Stour Music 2019
21 – 30 June 2019
As this is my 45th and final year as Festival Director, I hope I may be allowed to reflect on some of the developments that have taken place in Stour Music since I took over the reins from my father, Alfred Deller, the founder of the festival, in 1975.
In the early years of the festival, from 1962 to 1973, concerts took place in a number of venues along the Stour valley from Ashford to Canterbury, including the churches at Ashford, Wye, Boughton Aluph, Chilham, the Chapter House at Canterbury Cathedral, and at Olantigh, the lovely country house near Wye. Audience numbers, however, were constrained by the relatively small capacities of most of the venues, especially at Olantigh, so in the late 1970s, I took the decision to concentrate all the festival concerts on the beautiful Pilgrim church at Boughton Aluph, with its wonderful acoustic, and where we are able to promote the best of early music concerts to a much wider public.
The festival had traditionally programmed its concerts over two weekends and throughout the week in between, but it was always difficult to maintain audience numbers for the midweek concerts, however ‘starry’ they might be. So in 1980 I decided to concentrate the concerts around the two weekends, at the same time introducing the now familiar Late Night Extra concerts. That formula has proved both popular and successful, and has continued to this day.
Although principally an early music festival, from the beginning Alfred had the idea that Stour should also champion the work of contemporary composers, commissioning new works from Tippett, Rubbra, Wilfred Mellers, Alan Ridout and others, and that policy has continued throughout my time as director, most recently with Matthew King’s community opera The Pied Piper in 2015. There have also been memorable productions of two of Britten’s Parable Operas, The Burning Fiery Furnace and The Prodigal Son, as well as Alan Ridout’s The Pardoner’s Tale in 2011.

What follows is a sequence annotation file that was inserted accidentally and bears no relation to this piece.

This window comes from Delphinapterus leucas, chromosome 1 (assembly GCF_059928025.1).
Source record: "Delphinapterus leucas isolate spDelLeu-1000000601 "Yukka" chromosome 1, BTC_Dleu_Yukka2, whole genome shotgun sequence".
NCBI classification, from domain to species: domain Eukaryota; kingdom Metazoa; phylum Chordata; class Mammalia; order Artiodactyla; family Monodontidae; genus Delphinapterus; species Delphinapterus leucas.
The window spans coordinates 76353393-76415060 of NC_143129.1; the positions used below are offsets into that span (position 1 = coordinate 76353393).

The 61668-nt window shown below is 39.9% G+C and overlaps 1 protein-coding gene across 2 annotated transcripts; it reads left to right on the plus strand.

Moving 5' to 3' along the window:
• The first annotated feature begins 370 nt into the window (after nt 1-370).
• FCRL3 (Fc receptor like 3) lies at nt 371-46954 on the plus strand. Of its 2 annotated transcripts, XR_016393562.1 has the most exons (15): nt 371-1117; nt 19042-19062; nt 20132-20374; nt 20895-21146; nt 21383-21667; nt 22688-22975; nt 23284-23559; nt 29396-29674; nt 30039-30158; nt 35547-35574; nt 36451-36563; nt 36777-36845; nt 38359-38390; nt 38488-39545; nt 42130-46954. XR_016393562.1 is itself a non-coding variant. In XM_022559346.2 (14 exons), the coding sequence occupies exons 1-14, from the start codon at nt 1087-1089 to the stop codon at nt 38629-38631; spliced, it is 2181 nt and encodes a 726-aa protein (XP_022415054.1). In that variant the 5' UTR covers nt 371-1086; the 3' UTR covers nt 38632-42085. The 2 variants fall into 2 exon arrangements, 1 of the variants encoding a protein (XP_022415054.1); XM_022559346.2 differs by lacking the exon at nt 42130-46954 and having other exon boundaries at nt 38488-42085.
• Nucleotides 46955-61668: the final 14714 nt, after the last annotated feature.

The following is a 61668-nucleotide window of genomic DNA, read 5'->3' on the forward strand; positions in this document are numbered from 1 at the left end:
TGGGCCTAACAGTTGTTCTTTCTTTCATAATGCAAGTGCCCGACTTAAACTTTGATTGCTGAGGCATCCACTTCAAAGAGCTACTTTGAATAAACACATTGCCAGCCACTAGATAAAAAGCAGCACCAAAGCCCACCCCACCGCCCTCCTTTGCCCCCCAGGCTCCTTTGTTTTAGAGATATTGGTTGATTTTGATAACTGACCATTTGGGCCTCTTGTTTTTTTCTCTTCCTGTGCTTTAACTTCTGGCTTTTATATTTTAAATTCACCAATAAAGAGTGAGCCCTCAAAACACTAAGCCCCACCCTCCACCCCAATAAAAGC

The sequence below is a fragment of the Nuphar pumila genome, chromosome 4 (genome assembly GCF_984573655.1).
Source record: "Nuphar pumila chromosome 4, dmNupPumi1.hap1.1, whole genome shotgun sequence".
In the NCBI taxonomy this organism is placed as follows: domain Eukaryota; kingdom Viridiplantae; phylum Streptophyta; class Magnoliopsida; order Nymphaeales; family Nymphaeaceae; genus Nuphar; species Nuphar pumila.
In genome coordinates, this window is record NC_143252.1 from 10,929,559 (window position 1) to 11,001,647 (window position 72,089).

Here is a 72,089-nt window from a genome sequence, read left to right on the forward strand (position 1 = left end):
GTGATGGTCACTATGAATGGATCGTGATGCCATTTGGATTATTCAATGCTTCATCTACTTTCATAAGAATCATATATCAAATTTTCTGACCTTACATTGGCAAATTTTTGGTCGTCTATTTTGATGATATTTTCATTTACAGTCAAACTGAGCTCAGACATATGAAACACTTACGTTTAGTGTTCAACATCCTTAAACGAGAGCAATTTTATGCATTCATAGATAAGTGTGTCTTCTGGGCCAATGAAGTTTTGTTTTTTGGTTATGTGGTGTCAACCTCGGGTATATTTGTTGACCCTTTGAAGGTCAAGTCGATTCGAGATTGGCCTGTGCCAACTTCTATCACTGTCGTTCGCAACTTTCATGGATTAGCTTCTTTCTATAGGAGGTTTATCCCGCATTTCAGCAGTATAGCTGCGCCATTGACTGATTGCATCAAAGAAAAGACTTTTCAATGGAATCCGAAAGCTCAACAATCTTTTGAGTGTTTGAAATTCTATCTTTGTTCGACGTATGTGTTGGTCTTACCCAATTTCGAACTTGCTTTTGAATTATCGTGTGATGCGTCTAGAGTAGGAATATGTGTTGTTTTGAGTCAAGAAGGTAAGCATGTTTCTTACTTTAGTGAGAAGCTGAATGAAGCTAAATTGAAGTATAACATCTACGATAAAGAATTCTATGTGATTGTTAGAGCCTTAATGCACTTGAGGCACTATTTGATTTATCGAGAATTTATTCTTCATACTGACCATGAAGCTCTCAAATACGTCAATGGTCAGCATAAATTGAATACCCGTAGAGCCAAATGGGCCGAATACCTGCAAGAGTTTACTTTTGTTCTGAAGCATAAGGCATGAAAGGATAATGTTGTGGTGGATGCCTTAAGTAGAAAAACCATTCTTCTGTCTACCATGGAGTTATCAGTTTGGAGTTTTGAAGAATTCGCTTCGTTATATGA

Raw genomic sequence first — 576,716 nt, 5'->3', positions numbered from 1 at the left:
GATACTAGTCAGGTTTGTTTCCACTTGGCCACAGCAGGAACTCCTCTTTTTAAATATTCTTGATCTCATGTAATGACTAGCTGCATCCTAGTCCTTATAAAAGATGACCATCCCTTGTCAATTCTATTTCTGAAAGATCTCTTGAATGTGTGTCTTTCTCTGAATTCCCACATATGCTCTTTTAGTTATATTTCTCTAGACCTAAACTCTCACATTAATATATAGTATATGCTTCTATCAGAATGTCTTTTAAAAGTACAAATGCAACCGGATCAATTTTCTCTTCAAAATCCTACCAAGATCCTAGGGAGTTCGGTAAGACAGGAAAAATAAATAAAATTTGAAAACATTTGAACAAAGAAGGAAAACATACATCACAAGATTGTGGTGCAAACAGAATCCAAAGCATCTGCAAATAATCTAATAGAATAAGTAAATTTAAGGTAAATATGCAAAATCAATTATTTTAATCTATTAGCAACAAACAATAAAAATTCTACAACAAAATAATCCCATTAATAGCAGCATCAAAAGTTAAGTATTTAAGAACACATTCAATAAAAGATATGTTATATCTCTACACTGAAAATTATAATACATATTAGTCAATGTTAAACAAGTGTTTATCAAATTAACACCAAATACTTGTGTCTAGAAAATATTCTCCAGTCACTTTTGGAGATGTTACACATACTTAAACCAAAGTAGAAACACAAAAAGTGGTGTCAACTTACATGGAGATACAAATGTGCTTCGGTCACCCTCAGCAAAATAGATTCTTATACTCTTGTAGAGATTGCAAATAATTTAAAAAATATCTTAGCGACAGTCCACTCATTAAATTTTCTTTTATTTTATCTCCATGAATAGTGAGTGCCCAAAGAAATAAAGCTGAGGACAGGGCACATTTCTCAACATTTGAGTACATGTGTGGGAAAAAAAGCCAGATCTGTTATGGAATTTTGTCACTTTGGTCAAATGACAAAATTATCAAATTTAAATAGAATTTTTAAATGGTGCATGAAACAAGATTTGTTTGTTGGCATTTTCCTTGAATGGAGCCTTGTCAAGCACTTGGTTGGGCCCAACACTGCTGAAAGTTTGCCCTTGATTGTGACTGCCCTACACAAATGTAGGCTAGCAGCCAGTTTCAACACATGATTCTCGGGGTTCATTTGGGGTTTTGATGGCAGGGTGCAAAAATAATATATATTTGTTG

For my final festival programme it is a real pleasure to welcome back a number of Stour favourites and loyal supporters of the festival over many years: Harry Christophers and The Sixteen, in their 40th anniversary year, Trevor Pinnock, Rachel Podger and Brecon Baroque, I Fagiolini with a production of Monteverdi’s Orfeo, and tenor Mark Padmore, for (on my part) a particularly selfindulgent programme, that includes Britten’s Serenade for tenor, horn & strings, Finzi’s Dies Natalis, the Vaughan Williams Tallis Fantasia, and Tippett’s Concerto for Double String Orchestra. And as usual, the festival will culminate with the Festival Choir, which has been an integral part of Stour Music since the beginning, performing Bach’s Magnificat in D, a work the choir sang in the very first festival 57 years ago.